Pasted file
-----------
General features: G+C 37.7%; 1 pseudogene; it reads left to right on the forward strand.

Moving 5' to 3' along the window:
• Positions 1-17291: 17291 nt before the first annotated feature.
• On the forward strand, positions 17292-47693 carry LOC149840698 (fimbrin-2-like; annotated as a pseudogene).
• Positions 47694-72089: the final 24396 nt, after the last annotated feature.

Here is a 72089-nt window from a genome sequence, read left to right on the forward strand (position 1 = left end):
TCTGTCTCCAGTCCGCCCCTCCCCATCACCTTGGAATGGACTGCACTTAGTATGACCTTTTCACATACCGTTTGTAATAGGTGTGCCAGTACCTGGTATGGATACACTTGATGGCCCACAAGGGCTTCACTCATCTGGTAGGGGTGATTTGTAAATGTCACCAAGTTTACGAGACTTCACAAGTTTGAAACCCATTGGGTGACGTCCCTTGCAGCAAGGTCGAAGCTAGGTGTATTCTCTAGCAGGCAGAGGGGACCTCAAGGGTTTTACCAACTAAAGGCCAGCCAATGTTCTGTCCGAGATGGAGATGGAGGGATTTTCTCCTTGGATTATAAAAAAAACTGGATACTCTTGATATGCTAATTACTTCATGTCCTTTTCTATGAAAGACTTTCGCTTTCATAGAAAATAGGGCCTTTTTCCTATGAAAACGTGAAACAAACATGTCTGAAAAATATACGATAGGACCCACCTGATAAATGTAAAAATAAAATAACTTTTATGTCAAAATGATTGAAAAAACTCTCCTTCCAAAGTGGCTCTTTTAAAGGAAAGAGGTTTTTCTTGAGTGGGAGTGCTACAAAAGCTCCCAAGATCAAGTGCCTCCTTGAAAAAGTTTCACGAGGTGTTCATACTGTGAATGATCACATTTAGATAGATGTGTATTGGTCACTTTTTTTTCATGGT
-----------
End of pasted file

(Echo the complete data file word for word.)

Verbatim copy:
General features: G+C 37.7%; 1 pseudogene; it reads left to right on the forward strand.

Moving 5' to 3' along the window:
• Positions 1-17291: 17291 nt before the first annotated feature.
• On the forward strand, positions 17292-47693 carry LOC149840698 (fimbrin-2-like; annotated as a pseudogene).
• Positions 47694-72089: the final 24396 nt, after the last annotated feature.

Here is a 72089-nt window from a genome sequence, read left to right on the forward strand (position 1 = left end):
TCTGTCTCCAGTCCGCCCCTCCCCATCACCTTGGAATGGACTGCACTTAGTATGACCTTTTCACATACCGTTTGTAATAGGTGTGCCAGTACCTGGTATGGATACACTTGATGGCCCACAAGGGCTTCACTCATCTGGTAGGGGTGATTTGTAAATGTCACCAAGTTTACGAGACTTCACAAGTTTGAAACCCATTGGGTGACGTCCCTTGCAGCAAGGTCGAAGCTAGGTGTATTCTCTAGCAGGCAGAGGGGACCTCAAGGGTTTTACCAACTAAAGGCCAGCCAATGTTCTGTCCGAGATGGAGATGGAGGGATTTTCTCCTTGGATTATAAAAAAAACTGGATACTCTTGATATGCTAATTACTTCATGTCCTTTTCTATGAAAGACTTTCGCTTTCATAGAAAATAGGGCCTTTTTCCTATGAAAACGTGAAACAAACATGTCTGAAAAATATACGATAGGACCCACCTGATAAATGTAAAAATAAAATAACTTTTATGTCAAAATGATTGAAAAAACTCTCCTTCCAAAGTGGCTCTTTTAAAGGAAAGAGGTTTTTCTTGAGTGGGAGTGCTACAAAAGCTCCCAAGATCAAGTGCCTCCTTGAAAAAGTTTCACGAGGTGTTCATACTGTGAATGATCACATTTAGATAGATGTGTATTGGTCACTTTTTTTTCATGGT